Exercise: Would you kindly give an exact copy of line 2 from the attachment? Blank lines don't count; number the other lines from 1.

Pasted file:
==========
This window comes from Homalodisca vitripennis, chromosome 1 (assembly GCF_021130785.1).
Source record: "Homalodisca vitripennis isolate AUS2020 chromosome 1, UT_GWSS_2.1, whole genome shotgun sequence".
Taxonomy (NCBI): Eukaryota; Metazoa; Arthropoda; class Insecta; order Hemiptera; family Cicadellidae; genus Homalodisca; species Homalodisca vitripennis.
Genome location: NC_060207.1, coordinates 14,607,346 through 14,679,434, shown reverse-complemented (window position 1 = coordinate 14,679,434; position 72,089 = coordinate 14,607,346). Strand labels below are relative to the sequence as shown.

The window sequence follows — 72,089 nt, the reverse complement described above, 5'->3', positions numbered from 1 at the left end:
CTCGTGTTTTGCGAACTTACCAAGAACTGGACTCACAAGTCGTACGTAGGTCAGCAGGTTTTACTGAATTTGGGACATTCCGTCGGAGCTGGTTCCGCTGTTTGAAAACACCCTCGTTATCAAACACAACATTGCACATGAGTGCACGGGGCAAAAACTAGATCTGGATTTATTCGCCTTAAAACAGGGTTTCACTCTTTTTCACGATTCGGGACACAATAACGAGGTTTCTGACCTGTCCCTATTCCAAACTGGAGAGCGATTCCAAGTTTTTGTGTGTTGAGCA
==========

Source record: "Homalodisca vitripennis isolate AUS2020 chromosome 1, UT_GWSS_2.1, whole genome shotgun sequence".